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Message From Meredith Hodges

What a busy summer! We kept our fingers crossed that the rain would cease in June long enough to replenish our hay stock with top quality, weed-free grass hay from our 112 acre hayfields. Our prayers were answered! Although we had a very short window—only 14 days, given the number of acres and drying time—we opted to rake it to speed up the drying process since the windrows were so thick. I even had to buy a second tractor, since we also needed to start baling once the windrows that were raked were dry. Our smaller arena tractor would only pull the baler! We worked from sunup to well after sundown to get in the hay and the weather held until the very last bale of 10,500 bales was stacked into our hay barns. God was definitely with us!

Our TMD Equine University held its group graduate summer clinic on July 13, and graduating students were given their own personal days with me prior to that date. We covered a lot of details within the parameters set by the school and my management and training methods. The morning was spent with a half-hour video, my speech about what would be covered in the classes for the day and then we had our first class, “Leading for Core Strength and Equine Postural Balance.” Lunch was catered by our local gourmet chef Vincent with tacos and assorted side dishes. After lunch, Joanne Lang gave a PowerPoint presentation and demonstration about equine massage with Gunner, a horse owned by Gretta Adams.

The afternoon classes included “Round Pen Lunging,” “Transition to Ground Driving,” “Open Arena Ground Driving” and “Under Saddle Work in the Hour Glass Pattern". We focused on the important things that intimately connect the handler and equine and result in harmony between them. It was a lot to cover in one day, but our enthusiastic students did very well and had a wonderful time despite being a bit tired! 

The summer was spotted with numerous tours of varying types and numbers of people. We even had one group of 57 people! Visitors always enjoy meeting the mules, donkeys and horses, and are amazed at how well-mannered and interactive they are with the people. There were lots of “oohs” and “aahs” as we approached each different full-sized bronze statue, but the favorite one of all is always the Longears fountain, called “Dreaming of Friends,” by Robin Laws.

Each tour is like your own personal clinic with me, and we accept tours with as few as one person and can accommodate as many as 70 at one time! We keep our pricing down to make it economically feasible for seniors, those in assisted living, and other groups. It truly is the experience of a lifetime!

As we begin September, we look forward to a second cutting of hay and more tours with new and interesting people. Jasper will be hosting a tour of his own featuring Jasper’s Bunkhouse for the Larimer County Boys and Girls Club on September 23. We will let you know how that one turns out! Jasper always has so much fun with the kids!

Wishing you all a beautiful and prosperous fall!

Meredith Hodges

WALKING OVER THE POLES Retaining Wall Repair Meredith Hodges and Bonnie Shields at Bishop Mule Days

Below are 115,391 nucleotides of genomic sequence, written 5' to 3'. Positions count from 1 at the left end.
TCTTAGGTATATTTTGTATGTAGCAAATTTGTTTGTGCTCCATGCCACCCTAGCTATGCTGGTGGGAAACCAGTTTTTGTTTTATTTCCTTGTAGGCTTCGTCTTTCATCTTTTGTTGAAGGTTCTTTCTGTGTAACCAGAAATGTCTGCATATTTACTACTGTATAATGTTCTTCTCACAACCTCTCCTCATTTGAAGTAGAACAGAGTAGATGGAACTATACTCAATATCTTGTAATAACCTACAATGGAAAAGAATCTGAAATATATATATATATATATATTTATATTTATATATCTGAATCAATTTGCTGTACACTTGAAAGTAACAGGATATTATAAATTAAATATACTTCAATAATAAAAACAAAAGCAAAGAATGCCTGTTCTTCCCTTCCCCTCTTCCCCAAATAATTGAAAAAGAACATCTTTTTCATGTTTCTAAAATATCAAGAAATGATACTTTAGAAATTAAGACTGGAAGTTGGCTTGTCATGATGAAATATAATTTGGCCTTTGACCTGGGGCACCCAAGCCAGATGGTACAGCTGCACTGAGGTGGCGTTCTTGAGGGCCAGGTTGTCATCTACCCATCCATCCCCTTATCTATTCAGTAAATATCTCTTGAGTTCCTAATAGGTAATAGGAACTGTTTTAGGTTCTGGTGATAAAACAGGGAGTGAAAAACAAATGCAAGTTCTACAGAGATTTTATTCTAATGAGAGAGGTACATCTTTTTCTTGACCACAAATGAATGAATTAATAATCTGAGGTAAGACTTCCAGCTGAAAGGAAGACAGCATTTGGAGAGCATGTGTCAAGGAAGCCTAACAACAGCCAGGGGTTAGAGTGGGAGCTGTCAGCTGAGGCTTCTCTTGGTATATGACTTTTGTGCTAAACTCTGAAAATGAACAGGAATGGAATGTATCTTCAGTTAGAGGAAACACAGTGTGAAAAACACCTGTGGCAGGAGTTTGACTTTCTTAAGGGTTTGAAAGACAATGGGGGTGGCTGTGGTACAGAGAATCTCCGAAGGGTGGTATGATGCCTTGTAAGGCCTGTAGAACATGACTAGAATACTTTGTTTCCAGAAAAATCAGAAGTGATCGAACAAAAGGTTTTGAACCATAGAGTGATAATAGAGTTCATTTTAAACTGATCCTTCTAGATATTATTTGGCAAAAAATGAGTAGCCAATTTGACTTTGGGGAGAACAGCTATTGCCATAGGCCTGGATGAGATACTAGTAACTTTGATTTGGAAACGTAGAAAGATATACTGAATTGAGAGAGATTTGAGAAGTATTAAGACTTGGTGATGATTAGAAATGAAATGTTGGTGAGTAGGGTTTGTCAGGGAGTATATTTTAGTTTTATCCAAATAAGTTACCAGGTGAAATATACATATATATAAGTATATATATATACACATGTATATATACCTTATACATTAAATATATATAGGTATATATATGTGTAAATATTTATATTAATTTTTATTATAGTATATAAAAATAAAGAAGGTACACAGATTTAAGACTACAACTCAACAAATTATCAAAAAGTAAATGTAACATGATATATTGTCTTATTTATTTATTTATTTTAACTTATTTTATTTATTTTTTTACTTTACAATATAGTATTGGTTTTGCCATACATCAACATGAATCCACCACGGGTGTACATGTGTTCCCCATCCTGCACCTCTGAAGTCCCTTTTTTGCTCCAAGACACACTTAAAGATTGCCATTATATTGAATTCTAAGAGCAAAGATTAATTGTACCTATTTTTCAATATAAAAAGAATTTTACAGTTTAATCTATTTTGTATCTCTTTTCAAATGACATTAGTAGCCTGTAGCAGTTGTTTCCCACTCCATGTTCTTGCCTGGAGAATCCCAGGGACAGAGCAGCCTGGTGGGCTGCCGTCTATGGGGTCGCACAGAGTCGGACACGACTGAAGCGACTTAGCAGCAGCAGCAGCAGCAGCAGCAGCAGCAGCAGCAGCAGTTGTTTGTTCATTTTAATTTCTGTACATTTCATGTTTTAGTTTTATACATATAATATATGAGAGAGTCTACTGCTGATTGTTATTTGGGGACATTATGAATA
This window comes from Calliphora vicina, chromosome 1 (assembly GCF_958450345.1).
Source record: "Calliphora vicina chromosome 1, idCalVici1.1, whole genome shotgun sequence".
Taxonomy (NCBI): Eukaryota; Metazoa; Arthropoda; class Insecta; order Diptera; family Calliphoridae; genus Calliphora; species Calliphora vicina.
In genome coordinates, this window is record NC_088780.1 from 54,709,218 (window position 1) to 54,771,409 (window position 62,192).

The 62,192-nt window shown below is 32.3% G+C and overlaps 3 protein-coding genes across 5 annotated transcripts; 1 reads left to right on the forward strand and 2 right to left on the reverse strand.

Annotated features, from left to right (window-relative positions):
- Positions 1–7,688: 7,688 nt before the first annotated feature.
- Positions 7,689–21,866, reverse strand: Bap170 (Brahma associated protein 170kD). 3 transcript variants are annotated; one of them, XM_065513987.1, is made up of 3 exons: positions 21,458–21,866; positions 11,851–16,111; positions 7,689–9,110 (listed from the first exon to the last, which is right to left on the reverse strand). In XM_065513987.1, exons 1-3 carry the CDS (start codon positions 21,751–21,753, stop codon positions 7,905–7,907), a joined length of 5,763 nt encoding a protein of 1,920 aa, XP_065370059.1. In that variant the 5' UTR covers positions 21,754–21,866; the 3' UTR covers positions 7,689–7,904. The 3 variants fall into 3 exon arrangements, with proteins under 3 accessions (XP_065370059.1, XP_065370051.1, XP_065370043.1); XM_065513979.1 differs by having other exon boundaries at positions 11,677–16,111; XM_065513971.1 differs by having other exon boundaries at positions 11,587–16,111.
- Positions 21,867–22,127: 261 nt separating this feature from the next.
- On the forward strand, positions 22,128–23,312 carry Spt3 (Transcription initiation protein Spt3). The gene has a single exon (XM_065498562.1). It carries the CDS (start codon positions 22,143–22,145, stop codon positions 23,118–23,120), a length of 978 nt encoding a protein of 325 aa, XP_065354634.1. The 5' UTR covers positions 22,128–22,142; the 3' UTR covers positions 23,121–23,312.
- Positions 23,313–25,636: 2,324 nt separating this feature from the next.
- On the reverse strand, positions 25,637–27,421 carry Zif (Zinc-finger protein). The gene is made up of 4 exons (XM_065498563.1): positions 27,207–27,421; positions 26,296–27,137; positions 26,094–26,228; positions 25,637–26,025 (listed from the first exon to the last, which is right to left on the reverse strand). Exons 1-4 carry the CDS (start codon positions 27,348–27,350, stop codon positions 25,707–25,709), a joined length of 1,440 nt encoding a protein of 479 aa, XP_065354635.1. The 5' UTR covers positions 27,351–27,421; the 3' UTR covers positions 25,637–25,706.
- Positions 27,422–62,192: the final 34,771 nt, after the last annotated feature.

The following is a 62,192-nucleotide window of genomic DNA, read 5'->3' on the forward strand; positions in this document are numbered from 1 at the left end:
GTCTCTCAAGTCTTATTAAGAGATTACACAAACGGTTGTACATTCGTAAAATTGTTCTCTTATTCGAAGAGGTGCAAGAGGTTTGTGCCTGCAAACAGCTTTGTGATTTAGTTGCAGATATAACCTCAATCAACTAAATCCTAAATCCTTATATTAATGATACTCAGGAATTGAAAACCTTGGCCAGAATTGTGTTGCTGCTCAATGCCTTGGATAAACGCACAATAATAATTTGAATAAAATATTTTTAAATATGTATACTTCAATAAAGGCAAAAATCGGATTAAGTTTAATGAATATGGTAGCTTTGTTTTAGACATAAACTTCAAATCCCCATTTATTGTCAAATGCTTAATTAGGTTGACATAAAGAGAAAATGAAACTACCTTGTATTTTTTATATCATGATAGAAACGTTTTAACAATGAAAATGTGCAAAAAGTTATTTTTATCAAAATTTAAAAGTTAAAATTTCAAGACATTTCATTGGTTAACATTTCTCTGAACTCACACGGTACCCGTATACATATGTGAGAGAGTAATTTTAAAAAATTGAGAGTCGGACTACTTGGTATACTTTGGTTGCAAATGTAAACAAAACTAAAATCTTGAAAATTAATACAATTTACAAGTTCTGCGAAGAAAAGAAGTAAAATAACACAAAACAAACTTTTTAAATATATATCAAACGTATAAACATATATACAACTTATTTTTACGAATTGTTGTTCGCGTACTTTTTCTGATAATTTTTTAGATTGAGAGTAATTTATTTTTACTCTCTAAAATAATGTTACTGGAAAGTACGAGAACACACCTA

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LTR Training Tip
Preparation for Lunging
Is your equine ready to start lunging training? Ask these simple questions before you go to the round pen. 
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Question: I just recently bought a 7-year-old gelded mule. I have had horses my whole life and been riding my whole life. My mule was amazing when I first rode him before I bought him, and even the multiple times I rode him before I brought him home. Since I brought him home though, he does not want to leave my other mares. When I take him out of the barn, I have trouble getting him to come willingly. He gives me such trouble when riding because he just wants to go back to the horses. I read up on mules and training them before I bought him so I wasn't completely lost. I do know enough to realize that he does not respect me and I am working on that, but I don't know what to do about the riding problems. Anything you can tell me would be greatly appreciated.

Answer: To start an equine properly in the bridle, it is important to maintain the integrity of the direct rein contact of the Eggbutt snaffle bit for ultimate communication. That means when you pull the right rein, the animal’s head moves to the right, and when you pull left, the animal's head moves to the left. When you pull back, the equine goes back and when you release, they can go forward. The equine feels the vibration of the reins in the corners of his mouth, and as he learns what you want, he will respond to less pressure each time he is schooled. Pretend that your reins are made from thread that can break if you pull too hard. This is how we get equines to be "light" in the bridle. Curb bits are fine for an equine that has had good basic training because they have learned to “follow your seat.” Then you can hold both reins in one hand. This is true “neck-reining.” Many people believe that if an animal is not complying that they just need a stronger bit. The truth is the rider needs to address his own riding practices and learn how to "cooperate" with the animal instead of trying to "control" him. Bosals, bitless bridles, side pulls, and anything other than a snaffle bit (that works from the corners of the lips) will not allow the best communication with your equine. These devices can cause resistance problems as you try to balance your equine's body when riding or driving. The information below will explain the sequence that training should take for the best results. You will need to be patient and willing to restart this mule the right way from the beginning. You will find him a lot more cooperative if you do.